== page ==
Gold bioabsorption and reduction by Chilopsis linearis (desert willow): An alternative for in-situ gold extraction
Current processes for gold (Au) recovery are expensive and harmful to the environment because of the use of toxic compounds. In addition, mining residues or tailings regularly have high concentrations of contaminants such as As, Cd, Hg, Pb, and Tl, among others. Phytoremediation, the use of plants to extract, remove, transform, destroy, or immobilize contaminants from soil and water, has appeared as a feasible option to recover precious elements from ores containing valuable metals at low concentration. ^ This study reports on the feasibility of using Chilopsis linearis (Desert willow) to phytoextract Au and to phytoremediate mercury (Hg). Seedlings of C. linearis were cultivated in Au-enriched media under different growth conditions. Factors such as cultivation matrix, pH, and Au-chelating agents were studied. ^ The concentration-response experiments have shown that the plants grew better in a medium containing 40-80 mg Au L-1. X-ray Absorption Spectroscopy (XAS) studies showed that plants exposed to 160 mg Au L -1 formed Au nanoparticles of approximately 8, 35 and 18 Å in roots, stems and leaves, respectively. These results suggest that the average size of the Au nanoparticles formed within the plants is related to the portion of the plant and to the gold content. On the other hand, the pH experiment showed that hydroponically grown plants exposed for 15 days to 20 mg Au L -1 in a liquid medium adjusted at pH 6.0, had the highest gold absorption (100 and 44 mg Au kg-1 dry weight mass (DWM) in stems and leaves, respectively). ^ Hydroponically grown C. linearis plants treated with Au at 25 μM and different concentrations of thiocyanate or thiourea demonstrated that these chelating agents significantly increased (P < 0.05) the Au accumulation in plant tissues. The Au concentration in stems and leaves increased 3 and 4.5 times with 100 μM of thiourea and 5 and 5.6 times with thiocyanate, respectively. C. linearis seedlings grown in Au enriched soil (5 mg kg-1) and treated with thiocyanate and thiourea also demonstrated that these chelating agents increased the Au translocation to the leaves. ^ Seedlings of C. linearis were also exposed to gold-mercury spiked solutions to explore the Hg uptake and the Hg interaction in Au uptake. The plant concentrated Au and Hg mainly in the roots and had more selectivity for Hg. The microscopic analysis (SEM) showed that Hg induced structural changes mainly in the roots. (Abstract shortened by UMI.) ^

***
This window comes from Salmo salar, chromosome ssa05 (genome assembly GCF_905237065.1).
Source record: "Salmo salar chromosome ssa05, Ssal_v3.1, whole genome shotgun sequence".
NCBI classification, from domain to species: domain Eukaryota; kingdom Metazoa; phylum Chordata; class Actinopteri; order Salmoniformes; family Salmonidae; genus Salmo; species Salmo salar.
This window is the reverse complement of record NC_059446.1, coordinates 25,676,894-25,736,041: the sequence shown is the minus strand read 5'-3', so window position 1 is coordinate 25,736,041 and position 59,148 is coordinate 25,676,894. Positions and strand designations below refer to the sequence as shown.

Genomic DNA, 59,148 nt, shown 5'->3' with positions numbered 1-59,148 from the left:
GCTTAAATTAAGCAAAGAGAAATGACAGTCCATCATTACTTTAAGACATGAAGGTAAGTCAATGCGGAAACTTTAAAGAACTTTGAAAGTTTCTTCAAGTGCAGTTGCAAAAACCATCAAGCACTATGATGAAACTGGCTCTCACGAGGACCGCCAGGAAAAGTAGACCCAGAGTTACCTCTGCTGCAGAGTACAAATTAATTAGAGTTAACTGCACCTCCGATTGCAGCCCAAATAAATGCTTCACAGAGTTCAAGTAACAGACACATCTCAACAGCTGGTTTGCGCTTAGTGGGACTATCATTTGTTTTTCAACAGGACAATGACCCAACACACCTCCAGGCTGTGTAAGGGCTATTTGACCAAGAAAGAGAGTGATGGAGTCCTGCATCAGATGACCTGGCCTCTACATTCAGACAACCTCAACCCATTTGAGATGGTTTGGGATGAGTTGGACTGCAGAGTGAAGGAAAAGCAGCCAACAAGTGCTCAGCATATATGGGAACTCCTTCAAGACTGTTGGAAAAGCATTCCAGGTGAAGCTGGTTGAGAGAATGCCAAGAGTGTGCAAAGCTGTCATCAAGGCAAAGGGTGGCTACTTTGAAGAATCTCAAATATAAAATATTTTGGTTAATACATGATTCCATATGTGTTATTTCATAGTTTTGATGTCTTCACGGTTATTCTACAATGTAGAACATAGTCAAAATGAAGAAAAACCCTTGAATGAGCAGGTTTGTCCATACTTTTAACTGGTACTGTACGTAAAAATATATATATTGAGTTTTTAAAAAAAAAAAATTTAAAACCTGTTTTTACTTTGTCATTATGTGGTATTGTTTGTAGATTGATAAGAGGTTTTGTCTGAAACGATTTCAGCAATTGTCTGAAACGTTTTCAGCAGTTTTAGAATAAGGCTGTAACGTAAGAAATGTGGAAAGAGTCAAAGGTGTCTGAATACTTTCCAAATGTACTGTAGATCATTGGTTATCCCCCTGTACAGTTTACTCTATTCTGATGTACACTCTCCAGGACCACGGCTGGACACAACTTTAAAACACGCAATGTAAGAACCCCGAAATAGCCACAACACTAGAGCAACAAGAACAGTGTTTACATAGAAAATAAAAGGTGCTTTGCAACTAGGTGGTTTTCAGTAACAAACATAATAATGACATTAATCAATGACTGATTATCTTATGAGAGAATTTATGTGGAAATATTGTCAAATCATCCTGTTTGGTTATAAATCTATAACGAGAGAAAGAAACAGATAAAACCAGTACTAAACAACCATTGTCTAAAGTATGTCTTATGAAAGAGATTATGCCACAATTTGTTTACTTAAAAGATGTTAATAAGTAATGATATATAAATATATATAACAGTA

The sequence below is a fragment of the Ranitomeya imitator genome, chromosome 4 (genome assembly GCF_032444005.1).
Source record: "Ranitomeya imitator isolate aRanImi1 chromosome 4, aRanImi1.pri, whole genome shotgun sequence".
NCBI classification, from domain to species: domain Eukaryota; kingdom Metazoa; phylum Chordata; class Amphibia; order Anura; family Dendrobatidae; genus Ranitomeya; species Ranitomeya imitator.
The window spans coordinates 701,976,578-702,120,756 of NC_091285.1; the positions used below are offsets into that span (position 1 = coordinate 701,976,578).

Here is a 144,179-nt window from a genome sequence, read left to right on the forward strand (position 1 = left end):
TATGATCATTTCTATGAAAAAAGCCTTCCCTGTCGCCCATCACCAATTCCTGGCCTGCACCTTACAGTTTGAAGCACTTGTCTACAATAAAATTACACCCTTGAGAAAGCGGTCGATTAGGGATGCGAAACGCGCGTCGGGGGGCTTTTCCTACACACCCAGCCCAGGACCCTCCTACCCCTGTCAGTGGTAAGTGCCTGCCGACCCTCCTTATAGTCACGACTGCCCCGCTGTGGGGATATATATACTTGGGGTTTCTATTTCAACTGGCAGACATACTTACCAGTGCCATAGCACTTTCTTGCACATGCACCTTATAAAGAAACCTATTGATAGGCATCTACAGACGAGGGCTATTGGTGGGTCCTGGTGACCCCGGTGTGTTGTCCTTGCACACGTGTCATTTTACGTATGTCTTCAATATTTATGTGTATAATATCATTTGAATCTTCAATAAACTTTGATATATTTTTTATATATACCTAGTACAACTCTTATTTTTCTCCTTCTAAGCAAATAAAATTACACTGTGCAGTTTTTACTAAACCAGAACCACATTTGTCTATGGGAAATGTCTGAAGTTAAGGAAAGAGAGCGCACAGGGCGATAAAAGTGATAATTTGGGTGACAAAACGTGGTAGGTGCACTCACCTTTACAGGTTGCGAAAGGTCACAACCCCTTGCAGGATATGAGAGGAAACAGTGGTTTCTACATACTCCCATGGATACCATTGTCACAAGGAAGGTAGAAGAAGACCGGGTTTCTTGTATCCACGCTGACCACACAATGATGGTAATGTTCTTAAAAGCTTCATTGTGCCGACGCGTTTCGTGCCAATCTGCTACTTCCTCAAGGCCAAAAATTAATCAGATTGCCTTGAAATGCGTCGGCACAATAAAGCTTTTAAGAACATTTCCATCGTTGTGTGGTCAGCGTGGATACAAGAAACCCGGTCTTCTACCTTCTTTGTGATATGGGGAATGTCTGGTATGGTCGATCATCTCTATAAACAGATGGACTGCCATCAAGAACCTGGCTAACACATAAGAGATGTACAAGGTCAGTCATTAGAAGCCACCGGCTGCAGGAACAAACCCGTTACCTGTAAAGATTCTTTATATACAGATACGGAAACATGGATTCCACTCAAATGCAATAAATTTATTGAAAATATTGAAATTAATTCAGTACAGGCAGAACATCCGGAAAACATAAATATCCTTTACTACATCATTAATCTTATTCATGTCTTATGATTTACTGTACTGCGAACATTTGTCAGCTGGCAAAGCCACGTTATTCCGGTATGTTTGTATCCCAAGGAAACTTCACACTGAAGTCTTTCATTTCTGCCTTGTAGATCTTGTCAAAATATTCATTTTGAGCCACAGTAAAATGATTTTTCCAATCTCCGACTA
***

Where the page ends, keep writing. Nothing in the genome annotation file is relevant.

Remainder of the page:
Chemistry, Analytical|Environmental Sciences
Rodriguez, Elena, "Gold bioabsorption and reduction by Chilopsis linearis (desert willow): An alternative for in-situ gold extraction" (2006). ETD Collection for University of Texas, El Paso. AAI3214898.